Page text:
In our day and age, we can recognize Horemheb from his edgy beard because most of his surviving wall images and sculptures depict him with that appearance. In my opinion, a person’s outer appearance does not reflect his or her inner world. Therefore, let’s learn what kind of person he was in reality and how fairly he ruled the Kingdom of Egypt

Facts about Horemheb

Horemheb was the last pharaoh of the 18 th dynasty of Egypt.

Total of thirty-two dynasties has existed in Ancient Egypt, each leaving the significant traces in human history. During this periods, pharaohs carried out several religious revolutions and built temples for their gods.

Horemheb was an experienced leader.

Before becoming a pharaoh, he was the commander of the army under Tutankhamun and Ay. There are also speculations that suggest that he might have also served under the Akhenaten’s rule as a high ranking official. Historians came to such conclusion because historical records show the existence a general named Paatenemheb during that period. And, some historians think that he and Horemheb was the same person.

Most historians, however, believe that Horemheb thrived under the King Tut’s reign, during which he was believed to serve as a royal spokesman to conduct communications with nearby kingdoms such as Nubians.

There is no record about Horemheb’s ancestors.

Almost no information survived about his childhood years. It is not a surprise though. Most family lineages of Pharaohs are not clearly traceable. We can trace them only if their parents were noble people like pharaohs, generals or people with high rankings. In the case of Horemheb, none of the historic records show that he was descendant of a predominant parent.

Horemheb was one of a few leaders who became a pharaoh without having a direct relation to a preceding royal family.

Although there is no rock solid proof, he was considered an outsider to the preceding royal lineage. For instance three Pharaohs, Akhenaten , Tutankhamun , and Ay, who reigned before him, somehow related to each other. For instance, Tutankhamun was a son of Akhenaten, and Ay was the father of Nefertiti who was the royal wife of Akhenaten. Some speculations , however , suggest that Horemheb’s great royal wife Mutnedjmet was Ay’s daughter.

Horemheb lost his throne to Ay.

While serving under Tutankhamun, Horemheb was appointed as a crowned prince of Egypt. That title should have paved the way towards the throne after Tutankhamun’s death. However, the story takes a different turn. After Tutankhamun’s unexpected death, Ay became the next pharaoh instead of Horemheb.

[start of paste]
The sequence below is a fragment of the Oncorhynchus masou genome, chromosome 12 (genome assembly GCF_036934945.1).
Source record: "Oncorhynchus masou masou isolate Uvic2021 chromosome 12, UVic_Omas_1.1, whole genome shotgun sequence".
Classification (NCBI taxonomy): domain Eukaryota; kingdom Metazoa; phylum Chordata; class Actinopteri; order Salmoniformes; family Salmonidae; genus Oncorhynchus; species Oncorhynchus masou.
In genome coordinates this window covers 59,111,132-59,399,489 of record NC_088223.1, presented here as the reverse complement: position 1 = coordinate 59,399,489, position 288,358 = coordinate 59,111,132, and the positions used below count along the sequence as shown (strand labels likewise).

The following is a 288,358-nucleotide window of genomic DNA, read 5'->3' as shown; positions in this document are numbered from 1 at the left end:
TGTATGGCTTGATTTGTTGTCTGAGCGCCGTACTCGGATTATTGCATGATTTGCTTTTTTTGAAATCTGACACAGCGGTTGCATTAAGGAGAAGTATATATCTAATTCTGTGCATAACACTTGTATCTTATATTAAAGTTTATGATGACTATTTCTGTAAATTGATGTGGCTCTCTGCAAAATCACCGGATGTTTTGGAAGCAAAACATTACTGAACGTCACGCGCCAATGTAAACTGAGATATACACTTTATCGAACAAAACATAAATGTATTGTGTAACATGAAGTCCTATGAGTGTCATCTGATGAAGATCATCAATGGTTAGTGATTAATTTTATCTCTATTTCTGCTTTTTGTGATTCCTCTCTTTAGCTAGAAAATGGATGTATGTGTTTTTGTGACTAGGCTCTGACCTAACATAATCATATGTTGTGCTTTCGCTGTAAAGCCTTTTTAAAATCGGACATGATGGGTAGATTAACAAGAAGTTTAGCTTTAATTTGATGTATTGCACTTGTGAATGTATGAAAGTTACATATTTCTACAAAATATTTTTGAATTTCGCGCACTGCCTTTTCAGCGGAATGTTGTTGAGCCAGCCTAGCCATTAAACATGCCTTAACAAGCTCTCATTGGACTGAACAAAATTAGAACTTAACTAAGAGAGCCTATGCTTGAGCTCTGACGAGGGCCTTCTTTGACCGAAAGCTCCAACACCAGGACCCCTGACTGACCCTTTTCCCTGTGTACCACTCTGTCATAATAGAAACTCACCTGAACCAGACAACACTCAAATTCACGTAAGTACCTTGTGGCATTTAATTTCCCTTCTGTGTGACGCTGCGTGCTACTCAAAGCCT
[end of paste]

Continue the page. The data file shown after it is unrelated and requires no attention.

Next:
There are two speculations to explain why Horemheb did not succeed Tutankhamun. The first claim suggests that he might have been abroad with a military mission during Tutankhamun’s death. (Some historians believe that it was Ay who has murdered Tutankhamun. So, it is probably that Ay took the chance to establish himself on the throne). The second theory suggests that Tutankhamun’s wife Ankhesenamun refused to marry Horemheb trying not to give the throne to a commoner. So, Ay became the next Pharaoh and ruled Ancient Egypt for about 4 years, taking widowed Ankhesenamun as a wife. Eventually, Horemheb gained a power thanks to his military ranking and became the last pharaoh of the 18 th dynasty.

Horemheb ruled the Kingdom of Egypt close to 28 years.

He is considered to be one of the longest-serving pharaohs in Egyptian history. But his ruling period was still short compared to Thutmose III who ruled the kingdom for 54 years and compared to the longest-serving Pharaoh of all time Ramses II who sat on the throne for 67 long years.

Horemheb conducted religious reforms and destroyed the religion that Akhenaten left behind.

Akhenaten was known for his radical religious reforms, during which he forbade his nation from worshipping most of the ancient Egyptian gods. He replaced all of those gods with a single god called Aten (son disc-shaped deity). He accepted Aten as the ultimate god of Egypt. He did not even stop there, he also proclaimed himself the incarnation of Aten, so Egyptians would treat him and his wife Nefertiti as true gods. Horemheb, however, proscribed any religious practices relating to Aten and literally dismantled their temples in order to construct new ones so Egyptians could worship the god Amun and others.

Horemheb did not have any heirs

Like Tutankhamun, Horemheb also did not leave behind any heir to continue his kingdom and legacy. He appointed his vizier named Paramesseas the crowned prince. Currently, we recognize Paramesse as Ramses I who founded the 19 th dynasty of Egypt.

Horemheb had two tombs.

The question is why. One explanation is that nobody had expected him to become Pharaoh since he was a commoner. It is probably that when he elevated himself up to the high ranking positions, he could afford to build his own civil tomb at Saqqara, not knowing that one day he would rule Egypt and be buried in Valley of the Kings.